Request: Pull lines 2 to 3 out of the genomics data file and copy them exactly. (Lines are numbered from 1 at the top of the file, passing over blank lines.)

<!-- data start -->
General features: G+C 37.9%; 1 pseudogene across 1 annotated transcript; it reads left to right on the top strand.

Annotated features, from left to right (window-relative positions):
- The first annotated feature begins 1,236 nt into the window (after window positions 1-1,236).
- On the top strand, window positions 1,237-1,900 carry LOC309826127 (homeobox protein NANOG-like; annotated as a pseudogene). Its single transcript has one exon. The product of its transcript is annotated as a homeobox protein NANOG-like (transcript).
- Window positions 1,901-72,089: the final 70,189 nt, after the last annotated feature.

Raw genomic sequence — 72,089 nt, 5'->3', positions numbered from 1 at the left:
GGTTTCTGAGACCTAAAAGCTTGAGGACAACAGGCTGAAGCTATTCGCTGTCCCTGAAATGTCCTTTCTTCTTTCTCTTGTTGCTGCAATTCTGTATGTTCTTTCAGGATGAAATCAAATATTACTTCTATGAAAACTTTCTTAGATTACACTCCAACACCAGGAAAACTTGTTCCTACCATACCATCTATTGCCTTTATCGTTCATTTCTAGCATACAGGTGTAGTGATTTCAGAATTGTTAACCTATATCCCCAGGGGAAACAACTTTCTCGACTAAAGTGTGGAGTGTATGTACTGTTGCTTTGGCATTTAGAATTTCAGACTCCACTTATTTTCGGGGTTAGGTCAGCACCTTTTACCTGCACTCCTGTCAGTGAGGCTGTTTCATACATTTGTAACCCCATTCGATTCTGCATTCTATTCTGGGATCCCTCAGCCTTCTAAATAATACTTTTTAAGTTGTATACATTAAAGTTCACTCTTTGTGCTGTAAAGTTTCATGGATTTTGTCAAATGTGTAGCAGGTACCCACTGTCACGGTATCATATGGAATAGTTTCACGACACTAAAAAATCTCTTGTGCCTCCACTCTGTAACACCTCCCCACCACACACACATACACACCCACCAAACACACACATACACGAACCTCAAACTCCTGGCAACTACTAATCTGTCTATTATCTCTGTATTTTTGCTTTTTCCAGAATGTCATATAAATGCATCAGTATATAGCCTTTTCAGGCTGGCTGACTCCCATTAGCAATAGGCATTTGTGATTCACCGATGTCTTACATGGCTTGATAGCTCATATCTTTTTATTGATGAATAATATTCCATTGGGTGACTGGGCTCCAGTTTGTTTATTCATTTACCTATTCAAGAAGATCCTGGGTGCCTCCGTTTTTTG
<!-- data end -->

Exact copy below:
Annotated features, from left to right (window-relative positions):
- The first annotated feature begins 1,236 nt into the window (after window positions 1-1,236).